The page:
And dancing around on the motorcycle also helps you get the most out of the tyres without asking too much, by reducing load and stress on the front or rear tyre, as appropriate.
Comparing Quartararo’s technique to Marc Márquez’s is just as valid as comparing it to Lorenzo’s, despite the fact that they ride very different motorcycles.
It’s no coincidence that Márquez is also super-moveable aboard his Honda RC213V and it’s no coincidence Quartararo’s greatest strength is his ability to extract the maximum from Michelin’s front tyre, which was Márquez’s greatest strength in his six MotoGP championships.
Of course, Quartararo – like Márquez – needs the bike to help him do that.
“Last year’s bike had no feeling when you turned into corners, so you didn’t know if you would crash or not and you went wide,” says Quartararo. “This year I can feel the limit and when I want the bike to turn it turns.”
The 22-year-old is also adaptable in this area, again like Márquez. How he attacks a corner depends on many factors, from corner layout to the available grip and much in between. Sometimes he finds his speed in upright braking, other times through braking deep into the corner and sometimes with a bit of both
Gubellini again. “Braking is one of Fabio’s strong points, but the best thing is that while many riders are strong on the brakes or strong on corner speed, Fabio can either have both at the same time, or if he can’t find the speed in braking he will find it with corner speed and vice versa. This is so important and helps him to be more consistent at different tracks and in different conditions.”
Quartararo and his Italian crew chief have developed a keep-it-simple strategy for race weekends: don’t keep changing the set-up and let other riders try any new kit offered by Yamaha, so that your bike stays as unchanged as possible from one track to the next and from one session to the next.
That way the rider becomes more and more familiar with the bike until he reaches that point where he knows what the bike is going to do before it does it.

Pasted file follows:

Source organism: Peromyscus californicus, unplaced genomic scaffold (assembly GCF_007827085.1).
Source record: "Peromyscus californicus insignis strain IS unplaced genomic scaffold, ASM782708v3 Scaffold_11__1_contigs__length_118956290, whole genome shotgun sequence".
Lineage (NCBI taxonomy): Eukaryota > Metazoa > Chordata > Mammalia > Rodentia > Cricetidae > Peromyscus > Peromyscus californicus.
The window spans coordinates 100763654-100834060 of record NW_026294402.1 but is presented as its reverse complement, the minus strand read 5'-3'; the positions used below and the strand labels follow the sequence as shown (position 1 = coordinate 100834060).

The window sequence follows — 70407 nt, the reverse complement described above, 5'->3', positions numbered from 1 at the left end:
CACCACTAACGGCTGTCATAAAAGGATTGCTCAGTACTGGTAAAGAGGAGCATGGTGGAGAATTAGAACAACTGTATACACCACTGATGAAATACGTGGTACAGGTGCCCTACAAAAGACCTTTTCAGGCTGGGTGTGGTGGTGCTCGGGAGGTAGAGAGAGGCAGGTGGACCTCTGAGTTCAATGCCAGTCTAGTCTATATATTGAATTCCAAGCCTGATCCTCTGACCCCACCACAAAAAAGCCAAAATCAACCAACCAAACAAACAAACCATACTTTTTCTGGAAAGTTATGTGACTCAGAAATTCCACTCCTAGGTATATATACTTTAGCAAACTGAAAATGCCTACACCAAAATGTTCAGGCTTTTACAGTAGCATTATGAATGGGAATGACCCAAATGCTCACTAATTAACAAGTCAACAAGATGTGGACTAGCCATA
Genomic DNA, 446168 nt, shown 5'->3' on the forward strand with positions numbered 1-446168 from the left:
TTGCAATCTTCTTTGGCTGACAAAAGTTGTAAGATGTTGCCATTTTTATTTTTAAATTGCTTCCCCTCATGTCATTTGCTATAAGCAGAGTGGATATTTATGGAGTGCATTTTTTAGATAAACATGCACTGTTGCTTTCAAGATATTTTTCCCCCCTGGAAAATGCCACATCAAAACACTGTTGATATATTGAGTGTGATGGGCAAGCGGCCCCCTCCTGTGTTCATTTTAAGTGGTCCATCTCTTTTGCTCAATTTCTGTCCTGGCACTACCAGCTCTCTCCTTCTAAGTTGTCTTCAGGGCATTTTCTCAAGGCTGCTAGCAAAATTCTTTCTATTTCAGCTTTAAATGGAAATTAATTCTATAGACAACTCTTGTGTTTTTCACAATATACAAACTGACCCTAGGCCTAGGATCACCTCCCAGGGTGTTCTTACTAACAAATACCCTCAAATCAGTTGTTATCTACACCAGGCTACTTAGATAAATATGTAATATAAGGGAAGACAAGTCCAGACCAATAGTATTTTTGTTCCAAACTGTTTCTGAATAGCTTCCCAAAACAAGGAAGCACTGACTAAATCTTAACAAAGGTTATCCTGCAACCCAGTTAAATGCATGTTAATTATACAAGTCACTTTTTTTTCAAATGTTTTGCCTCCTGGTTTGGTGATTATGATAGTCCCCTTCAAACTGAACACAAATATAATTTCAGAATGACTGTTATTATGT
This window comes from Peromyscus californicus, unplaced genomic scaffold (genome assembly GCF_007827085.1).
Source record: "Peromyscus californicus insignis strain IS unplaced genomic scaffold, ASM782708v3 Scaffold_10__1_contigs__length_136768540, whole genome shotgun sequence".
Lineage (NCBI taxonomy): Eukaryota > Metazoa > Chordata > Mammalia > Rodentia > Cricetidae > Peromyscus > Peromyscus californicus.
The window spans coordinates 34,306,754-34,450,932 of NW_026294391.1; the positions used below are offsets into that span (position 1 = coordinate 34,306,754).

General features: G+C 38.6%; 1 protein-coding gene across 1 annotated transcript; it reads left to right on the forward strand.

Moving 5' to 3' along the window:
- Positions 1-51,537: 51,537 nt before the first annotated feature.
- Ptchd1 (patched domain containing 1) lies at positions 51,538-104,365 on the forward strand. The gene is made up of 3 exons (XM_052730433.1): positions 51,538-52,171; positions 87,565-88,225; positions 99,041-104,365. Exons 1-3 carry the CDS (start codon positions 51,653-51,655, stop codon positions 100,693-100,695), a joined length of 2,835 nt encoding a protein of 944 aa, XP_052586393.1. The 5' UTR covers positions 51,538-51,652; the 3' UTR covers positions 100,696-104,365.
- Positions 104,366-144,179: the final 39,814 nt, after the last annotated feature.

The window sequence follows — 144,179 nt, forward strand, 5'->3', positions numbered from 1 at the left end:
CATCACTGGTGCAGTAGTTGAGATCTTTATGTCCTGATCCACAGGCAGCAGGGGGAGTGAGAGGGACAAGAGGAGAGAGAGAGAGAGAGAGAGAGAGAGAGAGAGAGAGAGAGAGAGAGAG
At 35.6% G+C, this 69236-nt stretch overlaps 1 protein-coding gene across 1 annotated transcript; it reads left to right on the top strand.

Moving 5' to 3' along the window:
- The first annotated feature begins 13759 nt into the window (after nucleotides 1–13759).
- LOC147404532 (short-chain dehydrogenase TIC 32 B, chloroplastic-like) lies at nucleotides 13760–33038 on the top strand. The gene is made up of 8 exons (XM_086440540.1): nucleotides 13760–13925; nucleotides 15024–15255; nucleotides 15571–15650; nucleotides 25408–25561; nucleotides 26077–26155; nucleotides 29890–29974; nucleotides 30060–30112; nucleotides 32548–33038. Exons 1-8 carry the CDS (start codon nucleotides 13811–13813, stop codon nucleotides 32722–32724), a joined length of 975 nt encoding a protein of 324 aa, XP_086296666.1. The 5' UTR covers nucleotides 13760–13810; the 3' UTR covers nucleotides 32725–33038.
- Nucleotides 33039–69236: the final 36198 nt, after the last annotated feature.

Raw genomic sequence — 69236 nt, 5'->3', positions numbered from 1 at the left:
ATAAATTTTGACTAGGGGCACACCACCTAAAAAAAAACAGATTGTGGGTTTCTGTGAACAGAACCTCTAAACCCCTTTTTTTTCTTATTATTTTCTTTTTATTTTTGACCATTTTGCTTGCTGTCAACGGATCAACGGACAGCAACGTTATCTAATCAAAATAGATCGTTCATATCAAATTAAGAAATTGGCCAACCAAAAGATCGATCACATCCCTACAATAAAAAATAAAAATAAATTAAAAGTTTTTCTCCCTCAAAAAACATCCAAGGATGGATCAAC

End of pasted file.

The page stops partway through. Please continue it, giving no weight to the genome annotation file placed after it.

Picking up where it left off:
This is the state of grace we know as confidence. And it isn’t something hazy or mythical, it’s a feeling that comes from the technical achievement of adjusting the motorcycle so that it talks to the rider. Once again, it’s technology and emotions intertwined, it’s what man and machine in harmony is all about.
Gubellini’s core expertise is electronics. He started out as a data-acquisition technician in the final years of the 500s, then worked on developing electronics strategies in the early years of MotoGP. He has been a crew chief since 2012, with Michele Pirro, Scott Redding, Stefan Bradl, Tito Rabat, Franco Morbidelli and now Quartararo.
So it’s no surprise that he prefers playing with maps to clickers.
“Our style is trying to keep the bike the same as before,” he explains. “We try to work in different areas – it’s very important to fix and manage the electronics. Also the key point, especially with the Michelins, is to let the tyres work in the correct range. If we can’t fix a problem with the electronics or the tyres then we think about the setting. It’s completely different from the past but it’s how we like to work.”
“Also, this year Fabio has more experience so he can ride around any problems. When you race a motorcycle you always have some problems, so this is very important.”
Of course Quartararo will run into difficulties at some races. The next two at the Red Bull Ring could be complicated for the M1, so he may have to switch into damage-limitation mode there.
Meanwhile, technology and emotions will most likely continue to enjoy a very different kind of relationship on the other side of the factory Yamaha garage.